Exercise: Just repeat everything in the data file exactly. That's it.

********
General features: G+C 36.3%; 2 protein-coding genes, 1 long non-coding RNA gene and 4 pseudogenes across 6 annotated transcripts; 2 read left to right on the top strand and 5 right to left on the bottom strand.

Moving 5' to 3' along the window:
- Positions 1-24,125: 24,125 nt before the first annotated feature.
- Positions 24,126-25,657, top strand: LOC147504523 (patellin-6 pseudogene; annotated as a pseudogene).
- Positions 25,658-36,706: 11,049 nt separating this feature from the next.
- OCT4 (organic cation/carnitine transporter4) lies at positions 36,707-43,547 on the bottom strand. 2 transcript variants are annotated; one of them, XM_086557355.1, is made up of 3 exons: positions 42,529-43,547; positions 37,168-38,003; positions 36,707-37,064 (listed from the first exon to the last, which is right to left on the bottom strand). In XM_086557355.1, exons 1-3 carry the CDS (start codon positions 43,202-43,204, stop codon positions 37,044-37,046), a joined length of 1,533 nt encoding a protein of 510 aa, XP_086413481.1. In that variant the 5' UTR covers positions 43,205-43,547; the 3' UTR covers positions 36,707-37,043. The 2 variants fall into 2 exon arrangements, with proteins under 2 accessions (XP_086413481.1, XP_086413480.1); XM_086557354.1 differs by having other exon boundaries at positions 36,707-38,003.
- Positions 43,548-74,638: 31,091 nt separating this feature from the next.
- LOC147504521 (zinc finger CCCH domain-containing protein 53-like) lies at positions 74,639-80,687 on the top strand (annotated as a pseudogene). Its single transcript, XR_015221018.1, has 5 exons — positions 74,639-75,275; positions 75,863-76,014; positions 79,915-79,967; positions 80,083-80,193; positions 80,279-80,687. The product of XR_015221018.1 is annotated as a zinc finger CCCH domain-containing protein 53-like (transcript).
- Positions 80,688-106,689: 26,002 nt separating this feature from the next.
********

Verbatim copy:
General features: G+C 36.3%; 2 protein-coding genes, 1 long non-coding RNA gene and 4 pseudogenes across 6 annotated transcripts; 2 read left to right on the top strand and 5 right to left on the bottom strand.

Moving 5' to 3' along the window:
- Positions 1-24,125: 24,125 nt before the first annotated feature.
- Positions 24,126-25,657, top strand: LOC147504523 (patellin-6 pseudogene; annotated as a pseudogene).
- Positions 25,658-36,706: 11,049 nt separating this feature from the next.
- OCT4 (organic cation/carnitine transporter4) lies at positions 36,707-43,547 on the bottom strand. 2 transcript variants are annotated; one of them, XM_086557355.1, is made up of 3 exons: positions 42,529-43,547; positions 37,168-38,003; positions 36,707-37,064 (listed from the first exon to the last, which is right to left on the bottom strand). In XM_086557355.1, exons 1-3 carry the CDS (start codon positions 43,202-43,204, stop codon positions 37,044-37,046), a joined length of 1,533 nt encoding a protein of 510 aa, XP_086413481.1. In that variant the 5' UTR covers positions 43,205-43,547; the 3' UTR covers positions 36,707-37,043. The 2 variants fall into 2 exon arrangements, with proteins under 2 accessions (XP_086413481.1, XP_086413480.1); XM_086557354.1 differs by having other exon boundaries at positions 36,707-38,003.
- Positions 43,548-74,638: 31,091 nt separating this feature from the next.
- LOC147504521 (zinc finger CCCH domain-containing protein 53-like) lies at positions 74,639-80,687 on the top strand (annotated as a pseudogene). Its single transcript, XR_015221018.1, has 5 exons — positions 74,639-75,275; positions 75,863-76,014; positions 79,915-79,967; positions 80,083-80,193; positions 80,279-80,687. The product of XR_015221018.1 is annotated as a zinc finger CCCH domain-containing protein 53-like (transcript).
- Positions 80,688-106,689: 26,002 nt separating this feature from the next.